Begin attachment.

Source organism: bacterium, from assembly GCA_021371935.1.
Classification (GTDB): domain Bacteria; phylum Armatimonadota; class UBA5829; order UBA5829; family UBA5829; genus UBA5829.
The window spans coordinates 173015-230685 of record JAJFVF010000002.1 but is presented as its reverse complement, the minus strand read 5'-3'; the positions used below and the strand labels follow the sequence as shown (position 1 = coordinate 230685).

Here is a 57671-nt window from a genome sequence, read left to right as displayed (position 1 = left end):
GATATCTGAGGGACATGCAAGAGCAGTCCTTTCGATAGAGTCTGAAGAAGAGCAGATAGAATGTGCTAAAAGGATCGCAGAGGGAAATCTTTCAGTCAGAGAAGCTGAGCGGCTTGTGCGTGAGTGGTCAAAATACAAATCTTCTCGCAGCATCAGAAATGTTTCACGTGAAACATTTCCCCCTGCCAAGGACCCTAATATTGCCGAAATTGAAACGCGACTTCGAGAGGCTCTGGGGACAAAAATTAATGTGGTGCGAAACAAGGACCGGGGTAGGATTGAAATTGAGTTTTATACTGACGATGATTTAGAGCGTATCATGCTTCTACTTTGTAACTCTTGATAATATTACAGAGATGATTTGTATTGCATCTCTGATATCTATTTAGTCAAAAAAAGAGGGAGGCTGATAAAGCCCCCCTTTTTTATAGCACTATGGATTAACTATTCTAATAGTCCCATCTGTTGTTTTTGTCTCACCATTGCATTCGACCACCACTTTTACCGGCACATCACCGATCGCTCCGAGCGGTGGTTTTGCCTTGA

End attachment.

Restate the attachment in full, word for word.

Source organism: bacterium, from assembly GCA_021371935.1.
Classification (GTDB): domain Bacteria; phylum Armatimonadota; class UBA5829; order UBA5829; family UBA5829; genus UBA5829.
The window spans coordinates 173015-230685 of record JAJFVF010000002.1 but is presented as its reverse complement, the minus strand read 5'-3'; the positions used below and the strand labels follow the sequence as shown (position 1 = coordinate 230685).

Here is a 57671-nt window from a genome sequence, read left to right as displayed (position 1 = left end):
GATATCTGAGGGACATGCAAGAGCAGTCCTTTCGATAGAGTCTGAAGAAGAGCAGATAGAATGTGCTAAAAGGATCGCAGAGGGAAATCTTTCAGTCAGAGAAGCTGAGCGGCTTGTGCGTGAGTGGTCAAAATACAAATCTTCTCGCAGCATCAGAAATGTTTCACGTGAAACATTTCCCCCTGCCAAGGACCCTAATATTGCCGAAATTGAAACGCGACTTCGAGAGGCTCTGGGGACAAAAATTAATGTGGTGCGAAACAAGGACCGGGGTAGGATTGAAATTGAGTTTTATACTGACGATGATTTAGAGCGTATCATGCTTCTACTTTGTAACTCTTGATAATATTACAGAGATGATTTGTATTGCATCTCTGATATCTATTTAGTCAAAAAAAGAGGGAGGCTGATAAAGCCCCCCTTTTTTATAGCACTATGGATTAACTATTCTAATAGTCCCATCTGTTGTTTTTGTCTCACCATTGCATTCGACCACCACTTTTACCGGCACATCACCGATCGCTCCGAGCGGTGGTTTTGCCTTGA